It may have struggled to gain acceptance with the public but racers coveted the little engine for midget race cars in the late 1940s through the 1950s. This is where the V8-60 Flathead earned it’s reputation. The V8-60 may have been known for overheating, yet it remains the first production-based engine to seriously challenge the Offenhauser engine’s supremacy in Midget racing.
V8-60s were the first engines to seriously challenge the purpose built Offenhauser engines. This midget features a Simca version of the V8-60.
Pride of Ownership
Finding parts for these ancient engine is difficult. A recent call to the Edelbrock corporation confirmed how much of a challenge sourcing key components can be. Edelbrock started its rise to success with the Flathead intake manifold. It was the single component that put the Edelbrock name in front of thousands of hot rodders nationwide. “How can I get my hands on a V8-60 Flathead standard two carb intake manifold,” I asked the Edelbrock tech crew.
“I’ve been here 30 years, and we haven’t made them in all the time I’ve been here,” was the response.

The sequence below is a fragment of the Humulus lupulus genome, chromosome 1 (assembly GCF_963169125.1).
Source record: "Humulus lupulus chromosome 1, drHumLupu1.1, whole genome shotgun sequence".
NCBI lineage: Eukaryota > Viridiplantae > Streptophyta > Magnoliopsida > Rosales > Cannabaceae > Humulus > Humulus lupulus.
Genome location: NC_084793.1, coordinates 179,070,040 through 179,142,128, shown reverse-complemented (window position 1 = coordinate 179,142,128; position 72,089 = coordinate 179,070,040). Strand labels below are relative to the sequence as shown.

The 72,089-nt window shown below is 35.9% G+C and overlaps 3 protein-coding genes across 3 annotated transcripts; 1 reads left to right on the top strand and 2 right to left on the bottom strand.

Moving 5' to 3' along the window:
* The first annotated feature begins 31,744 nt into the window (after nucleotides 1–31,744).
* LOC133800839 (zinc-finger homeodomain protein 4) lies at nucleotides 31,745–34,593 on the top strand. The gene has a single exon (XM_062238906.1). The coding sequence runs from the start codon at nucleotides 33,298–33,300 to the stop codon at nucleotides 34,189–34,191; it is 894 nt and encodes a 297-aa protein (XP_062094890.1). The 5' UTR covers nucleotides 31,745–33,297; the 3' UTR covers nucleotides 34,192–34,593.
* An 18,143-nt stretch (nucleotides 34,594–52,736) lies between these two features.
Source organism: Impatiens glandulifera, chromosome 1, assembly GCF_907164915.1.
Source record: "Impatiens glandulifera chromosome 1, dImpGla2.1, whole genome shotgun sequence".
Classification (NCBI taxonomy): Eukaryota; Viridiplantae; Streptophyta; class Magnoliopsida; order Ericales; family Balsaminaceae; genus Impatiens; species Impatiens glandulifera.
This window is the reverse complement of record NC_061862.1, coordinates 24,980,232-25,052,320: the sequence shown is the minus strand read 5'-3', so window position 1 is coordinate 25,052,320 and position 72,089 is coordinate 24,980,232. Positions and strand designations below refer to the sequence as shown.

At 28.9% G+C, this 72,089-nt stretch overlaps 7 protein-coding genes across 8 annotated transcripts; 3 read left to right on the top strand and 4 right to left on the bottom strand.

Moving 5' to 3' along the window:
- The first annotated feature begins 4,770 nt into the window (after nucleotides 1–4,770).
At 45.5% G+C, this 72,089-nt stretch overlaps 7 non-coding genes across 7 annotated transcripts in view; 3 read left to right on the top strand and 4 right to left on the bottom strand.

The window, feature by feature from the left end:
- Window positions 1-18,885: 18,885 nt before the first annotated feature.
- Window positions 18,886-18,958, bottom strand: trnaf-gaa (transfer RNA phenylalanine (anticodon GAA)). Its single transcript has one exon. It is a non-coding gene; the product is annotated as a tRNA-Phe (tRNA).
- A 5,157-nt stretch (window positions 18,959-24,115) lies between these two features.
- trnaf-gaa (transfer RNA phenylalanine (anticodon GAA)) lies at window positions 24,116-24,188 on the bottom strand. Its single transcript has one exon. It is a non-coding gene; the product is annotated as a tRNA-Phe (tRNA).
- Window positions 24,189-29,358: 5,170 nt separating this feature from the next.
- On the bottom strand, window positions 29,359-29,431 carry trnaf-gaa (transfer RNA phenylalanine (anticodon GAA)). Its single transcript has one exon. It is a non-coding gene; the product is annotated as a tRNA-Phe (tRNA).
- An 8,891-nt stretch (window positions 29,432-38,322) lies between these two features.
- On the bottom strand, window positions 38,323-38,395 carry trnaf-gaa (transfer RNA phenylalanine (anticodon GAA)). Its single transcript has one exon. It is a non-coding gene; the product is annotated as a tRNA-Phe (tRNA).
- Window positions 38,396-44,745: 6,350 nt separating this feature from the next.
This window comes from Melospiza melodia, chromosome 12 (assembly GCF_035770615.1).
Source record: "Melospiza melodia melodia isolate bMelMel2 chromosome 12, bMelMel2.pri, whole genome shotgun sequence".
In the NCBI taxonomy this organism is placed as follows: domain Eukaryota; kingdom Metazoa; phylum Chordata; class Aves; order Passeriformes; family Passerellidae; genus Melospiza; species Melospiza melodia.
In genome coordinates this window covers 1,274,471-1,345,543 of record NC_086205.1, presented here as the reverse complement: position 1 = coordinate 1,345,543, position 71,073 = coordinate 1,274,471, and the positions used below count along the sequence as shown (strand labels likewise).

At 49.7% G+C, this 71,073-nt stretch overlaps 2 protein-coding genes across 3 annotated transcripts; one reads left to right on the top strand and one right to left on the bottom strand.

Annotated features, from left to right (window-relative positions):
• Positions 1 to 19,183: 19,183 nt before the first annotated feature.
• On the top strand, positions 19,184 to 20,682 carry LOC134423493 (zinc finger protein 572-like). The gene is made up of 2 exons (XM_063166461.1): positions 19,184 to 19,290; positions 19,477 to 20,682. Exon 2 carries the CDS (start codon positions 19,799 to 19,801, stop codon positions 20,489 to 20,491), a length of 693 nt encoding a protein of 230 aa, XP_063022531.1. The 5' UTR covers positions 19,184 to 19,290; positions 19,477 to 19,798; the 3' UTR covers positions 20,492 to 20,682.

Vic Edelbrock Sr took Flathead Ford intakes to another level and in the process, created one of racing's biggest speed shops.
I managed to find one on eBay for a princely sum, which stung the wallet and budget for the project. Three days later the manifold showed up on my doorstep via UPS. Opening the shipping box with great care, my reward came in pulling out this piece of history and admiring the simplicity and brilliance of the piece.
“This is what got Edelbrock started,” I said to myself. Flashes of Rodger Ward running the #27 midget at Gilmore passed through my mind. Who knows? Parnelli Jones may have feed fuel through this very manifold at some point. Mel Kenyon, Pancho Carter or A.J. Foyt may have used it.
I was holding a piece of history and it was destined for my vintage race engine. Pride of ownership is the payoff for all the frustration and dollars spent finding a rare jewel.
Is it Worth it?
The Western Racing Association, the vintage racing organization that I am a member of, holds exhibitions of vintage car racing at tracks throughout California, Nevada and Arizona. Without fail, these vintage engines, cars and racers earn adoration from the fans at the tracks where they appear. “This is old school! This is how they used to do it. If you wanted to get to the Indy 500, your path was through the midgets,” say the announcers as the mighty midgets turn their laps.
Owning a piece of history, like the Edelbrock V8-60 manifold, makes you a patron of the arts that honor America's industrial age.
If you are fortunate enough to see these vintage cars run, take a close look at the drivers as they navigate their cars through the turns. You’ll see an ear-to-ear grin on every one of them. That’s what racing was, and that is what started each of us in engine building. It was fun. It always is fun going fast and testing yourself against the other engine builders and their racing skills. So…”Is it worth it to spend more money going slower?” – oh yeah, it’s worth every penny and then some.